Smith & Wesson awards new brand name licensing agreements

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Saturday, February 1, 2003

SCOTTSDALE, Ariz. - Legendary American handgun maker Smith & Wesson is looking to put its name on more than just firearms.

In the last six months, the 150-year-old company has awarded five new licensing agreements for such items as personal and home security products, armored vests, and gun vaults and safes.

The company is also looking to make a return to the dealer-installed home security market for the first time since a previous licensing agreement elapsed.

According to John Steele, Smith & Wesson vice president of marketing, Smith & Wesson signed an agreement with Today’s Design House, a Wisconsin-based company, “for consumer-installed in-home security systems, things like infrared motion detectors that the consumer can install themselves.”

Under the new agreement, Today’s Design House will market a number of products bearing the Smith & Wesson brand name.

“It’s a fully self-contained merchandising idea that we have put together with Today’s Design House to offer the consumer a way to provide security for their homes at a fairly reasonable price,” Steele said. “They can purchase this group of products, they are all merchandised together…(for about) $200, and with a little work on their own, secure their home.”

Today’s Design House officials said they were excited to enter into the home security market as a partner with Smith & Wesson.

“Our goal is to offer an all-inclusive, technologically advanced product line encompassing every aspect of home and personal security…With a dominant brand name and a strong product offering, I believe we can build this category into a class all its own,” said Todd Witte, president of Today’s Design House.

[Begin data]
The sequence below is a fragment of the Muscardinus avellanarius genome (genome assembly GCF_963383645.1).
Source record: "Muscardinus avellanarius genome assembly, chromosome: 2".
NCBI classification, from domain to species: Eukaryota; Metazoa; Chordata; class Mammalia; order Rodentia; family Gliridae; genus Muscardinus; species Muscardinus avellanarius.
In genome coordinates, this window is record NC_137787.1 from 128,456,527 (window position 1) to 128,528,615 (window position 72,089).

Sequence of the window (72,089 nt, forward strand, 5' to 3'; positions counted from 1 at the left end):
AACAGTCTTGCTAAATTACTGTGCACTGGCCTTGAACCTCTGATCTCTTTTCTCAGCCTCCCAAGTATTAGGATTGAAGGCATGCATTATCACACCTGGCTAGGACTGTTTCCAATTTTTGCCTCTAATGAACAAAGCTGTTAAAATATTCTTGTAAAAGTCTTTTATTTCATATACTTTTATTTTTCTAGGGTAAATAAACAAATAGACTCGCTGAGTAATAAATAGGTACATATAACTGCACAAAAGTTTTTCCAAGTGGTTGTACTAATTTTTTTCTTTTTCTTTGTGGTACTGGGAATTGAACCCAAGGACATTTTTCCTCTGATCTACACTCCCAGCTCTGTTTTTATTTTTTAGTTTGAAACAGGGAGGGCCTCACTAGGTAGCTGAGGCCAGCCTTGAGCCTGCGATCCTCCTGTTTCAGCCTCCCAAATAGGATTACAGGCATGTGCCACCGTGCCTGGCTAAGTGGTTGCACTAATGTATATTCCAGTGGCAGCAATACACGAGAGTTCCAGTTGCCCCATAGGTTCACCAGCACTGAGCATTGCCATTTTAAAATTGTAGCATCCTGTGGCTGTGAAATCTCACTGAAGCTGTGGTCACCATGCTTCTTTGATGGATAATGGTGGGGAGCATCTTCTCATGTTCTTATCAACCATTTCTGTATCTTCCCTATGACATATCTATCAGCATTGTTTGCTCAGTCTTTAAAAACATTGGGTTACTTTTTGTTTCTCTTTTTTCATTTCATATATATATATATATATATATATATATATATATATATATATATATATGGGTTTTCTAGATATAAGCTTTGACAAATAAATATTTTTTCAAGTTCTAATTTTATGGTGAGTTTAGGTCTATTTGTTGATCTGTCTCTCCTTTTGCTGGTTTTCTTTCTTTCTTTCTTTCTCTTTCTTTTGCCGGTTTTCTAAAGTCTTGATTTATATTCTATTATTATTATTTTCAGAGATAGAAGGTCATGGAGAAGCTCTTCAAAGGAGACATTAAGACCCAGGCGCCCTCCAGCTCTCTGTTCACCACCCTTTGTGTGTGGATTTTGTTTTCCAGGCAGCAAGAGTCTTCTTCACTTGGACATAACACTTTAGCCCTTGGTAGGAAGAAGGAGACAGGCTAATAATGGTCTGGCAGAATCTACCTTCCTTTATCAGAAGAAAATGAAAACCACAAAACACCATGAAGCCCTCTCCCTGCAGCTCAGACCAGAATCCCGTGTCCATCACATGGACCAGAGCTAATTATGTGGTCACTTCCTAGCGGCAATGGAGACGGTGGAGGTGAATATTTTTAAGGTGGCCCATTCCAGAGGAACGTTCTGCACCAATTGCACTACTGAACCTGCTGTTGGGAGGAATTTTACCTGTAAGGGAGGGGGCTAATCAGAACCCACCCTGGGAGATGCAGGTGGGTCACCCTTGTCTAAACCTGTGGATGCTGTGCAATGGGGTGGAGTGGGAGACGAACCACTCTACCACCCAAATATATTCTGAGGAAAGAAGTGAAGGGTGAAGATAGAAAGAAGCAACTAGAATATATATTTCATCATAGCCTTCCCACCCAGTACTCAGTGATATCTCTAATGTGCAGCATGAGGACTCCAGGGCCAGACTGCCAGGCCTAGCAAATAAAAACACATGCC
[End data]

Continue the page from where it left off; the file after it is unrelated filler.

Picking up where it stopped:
While Smith & Wesson currently does not have a presence in the dealer-installed home alarm market, Steele said the company plans to change that fact in the near future.

“We’re starting from scratch, trying to find the right partner to go forward with,” said Steele. “We absolutely want to get back into (the dealer-installed home alarm and monitoring market) and we are excited and anxious to get back into it.”

Steele said he expects the new home security products to be available at mass-market retail stores sometime in the early part of 2003.

Smith & Wesson previously had a licensing agreement with King Central for monitoring and dealer-installed systems, but “that licensing agreement is no longer in effect,” Steele said.

The company has recently signed an agreement with Leveraged Marketing Corp. of America, a New York-based company, to help it look for new licensees in a number of categories, including dealer-installed home alarm systems and monitoring companies, he said.